Like the Niners in the 80’s. Review

Madden 2000 Info

genre

  • N/A

players

  • 99 - 99

Publisher

  • EA Sports

Developer

  • N/A

Release Date

  • 01/01/1970
  • Out Now

Platform

  • PS

rating

Like the Niners in the 80’s.

The Madden series has just dominated the football game market. The only
game to even challenge was Gameday, though last year was hardly a contest.
Once again, football season is right around the corner, which means it’s time
for the console football game wars. First up is John Madden’s Madden NFL 2000,
and it looks pretty tough to beat.

All the usual modes of play are available, including Exhibition, Season, Custom
Season, Tournament (complete with a fantasy draft), Practice, and Franchise.
The newest addition to the list is the “Situation” mode. This allows you to
play in one of 10 classic games, entering in at the most critical moments. The
goal is to win the game, and perhaps rewrite history along the way, of course.
Users can even set up their own situations, which is very cool.

Madden 2000‘s Franchise
mode has a few new features to it. One of them is the NFL Draft Preview, where
you can view the players in the upcoming draft. This is important because you
now can trade any of the four draft picks with other teams. Did you find a player
you need, but are too low in the draft to pick him? Not a problem…just trade
up!

Another new addition is the Madden Challenge. In this mode, you can receive
up to 2,000 points for fulfilling 100 pre-determined goals and correctly answering
200 trivia questions during gameplay. For example, if you complete a pass for
more than 30 yards, Madden Challenge bonus points are awarded. You can receive
a different amount of points in a number of different categories. The points
vary by difficulty level.

Speaking of the difficulty levels, you can now adjust each facet of the game individually (in addition to the standard difficulty level options). It is left up to you to decide just how strong the defense should be.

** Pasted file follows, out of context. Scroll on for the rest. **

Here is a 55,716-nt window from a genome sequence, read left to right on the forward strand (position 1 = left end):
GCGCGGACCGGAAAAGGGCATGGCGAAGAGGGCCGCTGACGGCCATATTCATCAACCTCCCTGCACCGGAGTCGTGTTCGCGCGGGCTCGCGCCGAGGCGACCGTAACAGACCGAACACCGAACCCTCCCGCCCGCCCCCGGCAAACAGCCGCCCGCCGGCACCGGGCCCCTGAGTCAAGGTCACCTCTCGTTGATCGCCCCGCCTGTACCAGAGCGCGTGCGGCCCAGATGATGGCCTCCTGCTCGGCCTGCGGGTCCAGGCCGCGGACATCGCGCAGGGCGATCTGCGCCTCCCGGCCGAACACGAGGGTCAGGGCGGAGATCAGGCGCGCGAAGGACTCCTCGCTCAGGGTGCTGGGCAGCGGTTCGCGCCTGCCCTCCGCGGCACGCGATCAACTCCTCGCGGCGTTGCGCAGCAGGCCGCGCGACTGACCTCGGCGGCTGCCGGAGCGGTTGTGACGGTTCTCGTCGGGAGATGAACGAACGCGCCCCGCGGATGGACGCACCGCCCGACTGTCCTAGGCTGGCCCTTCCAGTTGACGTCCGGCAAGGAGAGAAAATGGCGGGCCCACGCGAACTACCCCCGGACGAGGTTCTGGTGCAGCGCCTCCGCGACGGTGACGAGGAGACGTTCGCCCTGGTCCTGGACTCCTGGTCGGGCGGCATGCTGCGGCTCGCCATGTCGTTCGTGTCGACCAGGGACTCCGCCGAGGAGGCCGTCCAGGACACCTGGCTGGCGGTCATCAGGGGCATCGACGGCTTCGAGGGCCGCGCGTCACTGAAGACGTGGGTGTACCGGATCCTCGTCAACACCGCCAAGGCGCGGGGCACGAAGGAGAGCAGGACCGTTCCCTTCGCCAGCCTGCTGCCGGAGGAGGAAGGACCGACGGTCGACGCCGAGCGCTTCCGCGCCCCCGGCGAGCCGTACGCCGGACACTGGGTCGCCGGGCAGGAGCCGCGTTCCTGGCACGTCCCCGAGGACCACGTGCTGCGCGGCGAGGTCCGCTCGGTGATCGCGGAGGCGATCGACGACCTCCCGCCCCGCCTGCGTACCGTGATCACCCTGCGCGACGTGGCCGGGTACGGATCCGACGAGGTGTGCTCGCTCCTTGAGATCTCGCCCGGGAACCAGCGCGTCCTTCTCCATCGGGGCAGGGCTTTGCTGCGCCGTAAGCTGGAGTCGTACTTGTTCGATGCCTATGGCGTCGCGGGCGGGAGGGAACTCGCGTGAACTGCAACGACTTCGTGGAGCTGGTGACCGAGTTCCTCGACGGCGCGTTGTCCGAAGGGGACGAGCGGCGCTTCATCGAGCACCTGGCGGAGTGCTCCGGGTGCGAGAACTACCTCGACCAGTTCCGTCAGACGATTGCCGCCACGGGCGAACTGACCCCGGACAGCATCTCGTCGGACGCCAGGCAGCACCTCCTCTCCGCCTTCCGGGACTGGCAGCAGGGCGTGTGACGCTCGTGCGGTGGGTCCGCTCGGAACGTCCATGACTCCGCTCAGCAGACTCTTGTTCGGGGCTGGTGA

This customizability extends even further. Both the offensive and defensive
AI can be adjusted for running and passing, so finding the right balance is
easy. There are also settings for how often the CPU will run vs. pass, and how
aggressive the play calling will be. EA really lets you build the game to suit
your tastes.

As far as the rosters go, players can be traded, created, edited, released,
and drafted. In the Franchise mode, you are able to see the length of the contract
left for players, and give them contract extensions if you wish. For those gamers
who own NCAA Football 2000, players can be even drafted from that game
into Madden 2000. EA wants to keep it in the family, it seems.

Gameplay in Madden 2000 is very similar to Madden
’99
. New to 2000, however, are route-based passing and hot routes.
Route-based passing lets the QB throw the ball before a receiver has made his
cut. By holding down L2 while throwing, the QB will lead the receiver to where
he should be based on the route he has been assigned. Hot routes are basically
audibles for individual receivers. Before the snap, you can alter any receiver’s
route with a couple of button presses. The running game has been improved as
well. Unlike last year, it is now possible to run the ball and actually gain
good yardage!

The graphics have been updated
as well, with new player models that actually correspond to the real-life counterparts.
This means that the big, bulky blockers are actually big and bulky, wheras the
small, lithe receievers are thin and nimble. There are quite a few new animations
this year, like helmets popping off from hard hits. The motions are smooth and
the action is fast.

One new feature in Madden 2000 is the ‘coach cam’ option that lets
the user see the player assignments before the snap. While this is a nice feature
on paper, EA Sports didn’t quite implement it right. If this option is turned
on, you can see the CPU assignments as well as your own. The same can be said
of the play name switch. When turned on, you not only know what play you called,
but what the other team did as well. I doubt this is what EA Sports had in mind
when they included this option, but it renders the option a bit pointless.

The crowds are relatively intelligent, cheering and booing at the right times.
On big plays, they can get really loud. You can also try and pump them up if
you’re the home team and playing defense. The R2 button will cause your defender
to raise his arms, which livens up the crowd. On offense, the same button will
make your quarterback plead for silence. Back doing play-by-play is Pat Summerall,
and of course, John handles all the commentary with his unique blend of insight
and nonsense.

Overall, Madden NFL 2000 is an excellent game. The improved Franchise
mode, awesome customizability and new passing features make this a worthy upgrade
to Madden ’99. I really thought it would be hard to improve on last year’s
title, but EA Sports has done it.

REVOLUTION REPORT CARD

4.5
Rating
Improved passing and running game
Better Franchise mode
Increased user control
Updated graphics
Coach cam bug